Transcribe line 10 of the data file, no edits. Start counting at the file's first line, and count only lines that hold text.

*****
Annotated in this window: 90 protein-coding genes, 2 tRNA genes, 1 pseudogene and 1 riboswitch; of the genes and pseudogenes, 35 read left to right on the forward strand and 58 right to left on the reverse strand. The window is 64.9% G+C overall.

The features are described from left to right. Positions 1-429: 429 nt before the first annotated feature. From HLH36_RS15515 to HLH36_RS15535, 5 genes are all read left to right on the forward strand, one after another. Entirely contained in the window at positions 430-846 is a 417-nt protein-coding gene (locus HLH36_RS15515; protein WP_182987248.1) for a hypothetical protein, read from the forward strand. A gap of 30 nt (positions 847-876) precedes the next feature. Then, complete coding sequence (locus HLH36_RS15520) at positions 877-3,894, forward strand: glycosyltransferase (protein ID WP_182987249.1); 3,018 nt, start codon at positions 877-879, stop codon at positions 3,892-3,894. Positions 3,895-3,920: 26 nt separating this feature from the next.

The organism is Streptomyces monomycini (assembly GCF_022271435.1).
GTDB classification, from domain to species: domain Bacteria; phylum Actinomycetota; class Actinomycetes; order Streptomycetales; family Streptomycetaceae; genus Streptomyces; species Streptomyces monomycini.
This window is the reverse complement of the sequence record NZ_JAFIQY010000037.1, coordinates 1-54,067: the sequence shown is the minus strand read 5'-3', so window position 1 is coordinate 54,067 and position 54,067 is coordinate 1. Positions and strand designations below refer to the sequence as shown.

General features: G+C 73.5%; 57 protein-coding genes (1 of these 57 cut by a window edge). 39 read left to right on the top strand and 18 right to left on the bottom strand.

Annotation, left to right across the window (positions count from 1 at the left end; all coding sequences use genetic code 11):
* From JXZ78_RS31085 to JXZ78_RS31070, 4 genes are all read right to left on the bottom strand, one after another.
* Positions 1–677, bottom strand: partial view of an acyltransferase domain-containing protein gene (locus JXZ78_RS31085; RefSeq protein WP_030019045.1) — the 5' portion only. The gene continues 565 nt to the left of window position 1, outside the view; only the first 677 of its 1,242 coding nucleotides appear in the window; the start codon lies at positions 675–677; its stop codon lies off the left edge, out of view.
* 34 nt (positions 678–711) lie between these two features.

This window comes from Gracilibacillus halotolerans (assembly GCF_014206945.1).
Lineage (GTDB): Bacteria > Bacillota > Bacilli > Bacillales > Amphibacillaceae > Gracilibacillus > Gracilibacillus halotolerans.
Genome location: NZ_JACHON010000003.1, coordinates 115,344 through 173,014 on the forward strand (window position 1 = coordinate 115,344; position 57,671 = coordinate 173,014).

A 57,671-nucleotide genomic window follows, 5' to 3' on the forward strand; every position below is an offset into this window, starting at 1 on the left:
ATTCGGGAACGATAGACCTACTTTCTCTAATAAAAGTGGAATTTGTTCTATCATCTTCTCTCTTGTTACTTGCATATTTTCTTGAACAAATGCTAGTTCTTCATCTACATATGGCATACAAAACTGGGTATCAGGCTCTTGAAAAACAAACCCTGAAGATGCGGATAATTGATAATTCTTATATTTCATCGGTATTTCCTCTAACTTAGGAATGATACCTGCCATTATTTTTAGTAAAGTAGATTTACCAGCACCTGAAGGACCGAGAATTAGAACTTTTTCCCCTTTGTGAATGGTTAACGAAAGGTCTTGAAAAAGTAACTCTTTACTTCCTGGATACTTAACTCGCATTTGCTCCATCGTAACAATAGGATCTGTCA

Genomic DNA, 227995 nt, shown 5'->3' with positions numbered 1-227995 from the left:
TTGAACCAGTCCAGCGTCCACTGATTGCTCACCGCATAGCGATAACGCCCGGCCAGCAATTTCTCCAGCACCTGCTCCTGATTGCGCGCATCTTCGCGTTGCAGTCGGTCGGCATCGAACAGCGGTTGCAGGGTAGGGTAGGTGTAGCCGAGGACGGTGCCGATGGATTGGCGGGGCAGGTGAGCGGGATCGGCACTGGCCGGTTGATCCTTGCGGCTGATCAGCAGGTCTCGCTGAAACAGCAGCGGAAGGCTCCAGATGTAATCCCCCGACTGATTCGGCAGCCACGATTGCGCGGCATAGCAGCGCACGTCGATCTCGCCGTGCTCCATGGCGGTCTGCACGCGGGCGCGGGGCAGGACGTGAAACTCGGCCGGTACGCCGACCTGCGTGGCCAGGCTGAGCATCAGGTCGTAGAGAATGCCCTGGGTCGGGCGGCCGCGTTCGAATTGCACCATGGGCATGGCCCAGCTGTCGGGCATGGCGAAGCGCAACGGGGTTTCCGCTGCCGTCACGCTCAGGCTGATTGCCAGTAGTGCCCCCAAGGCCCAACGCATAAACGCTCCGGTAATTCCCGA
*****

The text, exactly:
* 34 nt (positions 678–711) lie between these two features.